Artist Hana Shannon: I find comfort in the creative process

Hana Shannon, photo: archive of Hana Shannon

Painter Hana Shannon, whose works include the series Czechs Silhouettes, received classical training in Prague before settling in New York. With the Big Apple currently severely affected by the coronavirus crisis, she discusses her latest projects – and being personally affected by Covid-19 – in this interview from the Czech Center New York series Artists That Never Give Up in the City That Never Sleeps.

Hana Shannon, photo: archive of Hana Shannon
How long have you lived in New York? How has New York influenced your work, how has it inspired you?

“I first came to New York about 20 years ago and I remember exactly the moment I got out of the plane at JFK.

“It was hot, humid, crowded, and dirty, but the energy was so good and intense, I fell in love with it.

“That energy always provided great inspiration and drive for me.”

What are you currently working on? What are your upcoming projects?

“I have two projects going on: color oil paintings and black and white silhouettes.

“Right now I’m experimenting with a bigger format. I’m working on a giant silhouette of Václav Havel; oil on canvas.

“The first silhouettes were only 5” x 5” (13 x 13 cm) and this one is 50” x 50” (130 x 130 cm), which is a huge difference.

“It’s still a work in progress and I’m excited to see where it takes me.

You create portraits, mostly depictions of your loved ones, in which colour leads to an emotional experience. Recently you have left colour behind, and in the series Nasty Women and Czech Silhouettes you paint black silhouettes of celebrities and political figures on wood. Can you tell us about this shift and your interest in this new topic?

“I never ‘left colour behind’ but just took a break when I didn’t have a studio space and was busy with my family.

“I have three children close in age and it was very intense, especially when they were little.

“That’s why I started the black and white silhouettes – so that I could work at home on something smaller and non-toxic.

“It soon turned into my new interest and challenge in the field of portrait.

“Again, first I focused on friends and family, and then I started to paint famous people who were interesting to me.

“My kids are bigger now and I couldn’t be happier to get back into the studio again.

“I found a great studio space over a year ago and returned to painting in colour.

“I keep working on the silhouettes simultaneously. It’s great to mix it up to keep a fresh point of view.”

The current coronavirus situation has affected the whole art world. Has it impacted you personally or professionally?

“Yes, this affects everybody. You can’t escape it.

“It’s really not easy to focus on art at this time. The atmosphere around is just so heavy.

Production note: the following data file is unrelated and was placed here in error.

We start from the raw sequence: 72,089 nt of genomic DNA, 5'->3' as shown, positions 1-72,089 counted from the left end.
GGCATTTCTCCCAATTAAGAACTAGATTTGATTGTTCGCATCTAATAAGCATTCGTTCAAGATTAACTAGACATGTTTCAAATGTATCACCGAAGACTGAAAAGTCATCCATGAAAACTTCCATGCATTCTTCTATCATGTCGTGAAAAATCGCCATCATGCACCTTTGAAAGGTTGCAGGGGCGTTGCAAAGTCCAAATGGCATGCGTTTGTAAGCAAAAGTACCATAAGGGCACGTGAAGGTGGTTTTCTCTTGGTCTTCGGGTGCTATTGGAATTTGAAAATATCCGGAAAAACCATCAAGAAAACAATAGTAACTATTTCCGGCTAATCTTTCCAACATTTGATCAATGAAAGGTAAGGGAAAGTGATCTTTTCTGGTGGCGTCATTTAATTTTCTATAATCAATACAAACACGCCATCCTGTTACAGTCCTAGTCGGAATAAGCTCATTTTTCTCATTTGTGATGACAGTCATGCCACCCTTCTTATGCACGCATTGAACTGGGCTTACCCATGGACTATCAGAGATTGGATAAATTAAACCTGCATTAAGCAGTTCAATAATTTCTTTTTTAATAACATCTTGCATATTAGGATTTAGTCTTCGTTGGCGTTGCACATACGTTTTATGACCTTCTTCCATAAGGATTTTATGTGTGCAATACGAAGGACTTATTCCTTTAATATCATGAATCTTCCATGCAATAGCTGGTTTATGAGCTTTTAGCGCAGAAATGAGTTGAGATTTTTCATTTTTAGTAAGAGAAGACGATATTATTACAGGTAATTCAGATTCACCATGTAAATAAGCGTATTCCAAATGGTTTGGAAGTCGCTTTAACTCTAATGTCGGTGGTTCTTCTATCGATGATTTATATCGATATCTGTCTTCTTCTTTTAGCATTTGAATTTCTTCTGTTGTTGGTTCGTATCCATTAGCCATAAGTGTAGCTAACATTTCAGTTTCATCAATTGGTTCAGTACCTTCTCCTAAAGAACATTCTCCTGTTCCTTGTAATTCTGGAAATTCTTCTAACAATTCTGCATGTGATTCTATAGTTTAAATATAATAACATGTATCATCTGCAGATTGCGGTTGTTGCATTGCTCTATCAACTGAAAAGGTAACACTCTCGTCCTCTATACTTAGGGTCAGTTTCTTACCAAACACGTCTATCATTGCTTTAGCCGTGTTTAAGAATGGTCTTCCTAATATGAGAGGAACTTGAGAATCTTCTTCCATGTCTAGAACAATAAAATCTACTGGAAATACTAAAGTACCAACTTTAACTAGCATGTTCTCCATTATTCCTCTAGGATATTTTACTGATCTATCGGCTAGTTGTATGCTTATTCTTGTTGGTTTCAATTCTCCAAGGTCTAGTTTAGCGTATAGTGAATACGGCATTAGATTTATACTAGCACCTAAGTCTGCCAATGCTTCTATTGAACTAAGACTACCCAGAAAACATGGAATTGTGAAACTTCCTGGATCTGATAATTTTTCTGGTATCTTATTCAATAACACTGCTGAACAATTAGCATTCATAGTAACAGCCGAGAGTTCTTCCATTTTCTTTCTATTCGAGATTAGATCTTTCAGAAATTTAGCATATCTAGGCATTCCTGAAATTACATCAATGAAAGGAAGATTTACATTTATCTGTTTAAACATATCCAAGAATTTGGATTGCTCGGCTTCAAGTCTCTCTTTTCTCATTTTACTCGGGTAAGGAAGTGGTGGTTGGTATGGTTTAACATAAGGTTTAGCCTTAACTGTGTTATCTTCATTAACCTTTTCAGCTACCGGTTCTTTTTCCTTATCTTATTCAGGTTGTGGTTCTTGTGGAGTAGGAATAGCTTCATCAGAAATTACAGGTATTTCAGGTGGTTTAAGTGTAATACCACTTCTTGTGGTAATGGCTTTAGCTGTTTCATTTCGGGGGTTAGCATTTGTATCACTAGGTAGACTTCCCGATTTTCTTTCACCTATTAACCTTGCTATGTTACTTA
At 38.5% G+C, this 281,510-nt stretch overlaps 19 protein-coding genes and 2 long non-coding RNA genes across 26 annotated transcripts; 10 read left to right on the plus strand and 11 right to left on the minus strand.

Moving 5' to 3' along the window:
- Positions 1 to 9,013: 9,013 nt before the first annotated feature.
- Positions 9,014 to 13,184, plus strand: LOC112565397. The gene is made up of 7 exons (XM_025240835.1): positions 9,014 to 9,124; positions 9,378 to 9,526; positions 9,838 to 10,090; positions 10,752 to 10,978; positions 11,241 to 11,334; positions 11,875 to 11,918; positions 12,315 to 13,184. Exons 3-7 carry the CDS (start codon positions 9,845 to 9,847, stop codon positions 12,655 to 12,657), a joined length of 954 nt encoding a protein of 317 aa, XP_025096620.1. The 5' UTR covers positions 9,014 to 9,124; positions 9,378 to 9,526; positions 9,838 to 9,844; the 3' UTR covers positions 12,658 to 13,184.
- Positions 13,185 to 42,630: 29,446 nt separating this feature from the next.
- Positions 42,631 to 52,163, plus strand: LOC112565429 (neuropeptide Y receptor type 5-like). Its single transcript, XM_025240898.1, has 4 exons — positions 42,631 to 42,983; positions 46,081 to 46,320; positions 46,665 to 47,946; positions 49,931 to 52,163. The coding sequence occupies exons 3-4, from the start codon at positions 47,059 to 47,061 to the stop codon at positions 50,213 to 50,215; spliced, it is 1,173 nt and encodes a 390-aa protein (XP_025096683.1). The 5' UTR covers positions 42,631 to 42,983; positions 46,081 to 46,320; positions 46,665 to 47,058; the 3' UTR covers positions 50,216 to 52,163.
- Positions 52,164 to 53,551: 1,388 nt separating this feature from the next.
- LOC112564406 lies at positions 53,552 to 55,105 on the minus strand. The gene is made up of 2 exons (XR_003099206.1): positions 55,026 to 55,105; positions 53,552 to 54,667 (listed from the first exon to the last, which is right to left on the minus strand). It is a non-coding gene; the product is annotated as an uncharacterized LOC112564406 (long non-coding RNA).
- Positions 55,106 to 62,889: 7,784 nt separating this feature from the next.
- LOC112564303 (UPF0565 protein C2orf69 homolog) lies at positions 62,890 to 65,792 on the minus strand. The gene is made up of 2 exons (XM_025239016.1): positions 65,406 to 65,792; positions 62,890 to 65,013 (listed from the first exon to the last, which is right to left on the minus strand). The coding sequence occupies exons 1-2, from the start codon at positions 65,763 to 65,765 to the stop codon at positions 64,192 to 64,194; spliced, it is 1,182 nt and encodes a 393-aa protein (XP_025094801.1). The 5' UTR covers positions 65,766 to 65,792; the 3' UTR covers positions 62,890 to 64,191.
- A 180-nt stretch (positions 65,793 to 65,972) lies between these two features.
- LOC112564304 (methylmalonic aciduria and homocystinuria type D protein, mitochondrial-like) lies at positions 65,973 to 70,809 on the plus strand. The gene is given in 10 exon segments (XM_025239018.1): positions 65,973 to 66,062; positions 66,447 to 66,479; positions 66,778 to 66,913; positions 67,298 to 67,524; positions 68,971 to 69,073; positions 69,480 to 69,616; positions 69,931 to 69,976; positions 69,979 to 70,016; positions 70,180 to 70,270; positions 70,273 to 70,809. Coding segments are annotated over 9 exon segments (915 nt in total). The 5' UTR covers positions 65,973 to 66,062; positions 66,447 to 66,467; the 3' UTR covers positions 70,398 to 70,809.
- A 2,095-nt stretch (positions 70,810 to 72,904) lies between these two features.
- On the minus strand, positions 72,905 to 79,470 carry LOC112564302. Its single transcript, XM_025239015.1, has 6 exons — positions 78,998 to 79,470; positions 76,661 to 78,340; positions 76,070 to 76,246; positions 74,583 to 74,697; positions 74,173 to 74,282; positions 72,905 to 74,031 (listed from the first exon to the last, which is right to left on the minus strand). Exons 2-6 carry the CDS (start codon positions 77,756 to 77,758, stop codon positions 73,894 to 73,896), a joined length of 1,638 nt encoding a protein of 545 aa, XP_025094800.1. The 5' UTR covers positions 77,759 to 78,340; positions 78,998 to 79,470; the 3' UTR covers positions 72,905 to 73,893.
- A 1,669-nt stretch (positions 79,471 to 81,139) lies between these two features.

“I managed to get to my studio a few times but I’m not very productive. I don’t know how much longer my studio building will remain open.

“At least I got to finish a silhouette of Milan Kundera, for the Famous Czechs series, and I’m happy for that.

“The coronavirus affected me right from the beginning because I have friends and family members who have gotten ill with the virus.

Hana Shannon born in the Czech Republic and studied painting at the Academy of Fine Arts in Prague. After graduating with a Master’s degree in Fine Art, she moved to the US to pursue her art career. Her main focus is painting and she creates extraordinary portraits, such as the series Czech Silhouettes. Her work been shown nationally and internationally, including at the Czech National Gallery and the Czech Center New York as part of the exhibitions Melting the Pot (2009) and The New Bohemia - Reflect What You Are (2019).

“I’m currently at home with my family practicing social distancing along with all other New Yorkers.

“I don't know what’s going to happen and I’m just taking it one day at a time.”

Many people find comfort and broader perspectives in art. As an artist, what helps you find balance and support in times of uncertainty? Do you have any encouraging thoughts to share?

“Personally, I find comfort in the creative process.

“The process of painting, the time of focus, stillness and peace – I find all that in my studio.

“I’m very happy and treasure the time I get to spend there.

“It grounds me and fulfills me and I feel I can be a better person thanks to that, more present for other people.

“I also practice the Wim Hof method, which is a combination of a special breath technique and exposure to cold and I find these very helpful.

“I call it a ‘more physical’ form of meditation.

“I find it easier than classic meditation, where I have trouble staying still, both in my mind and body.”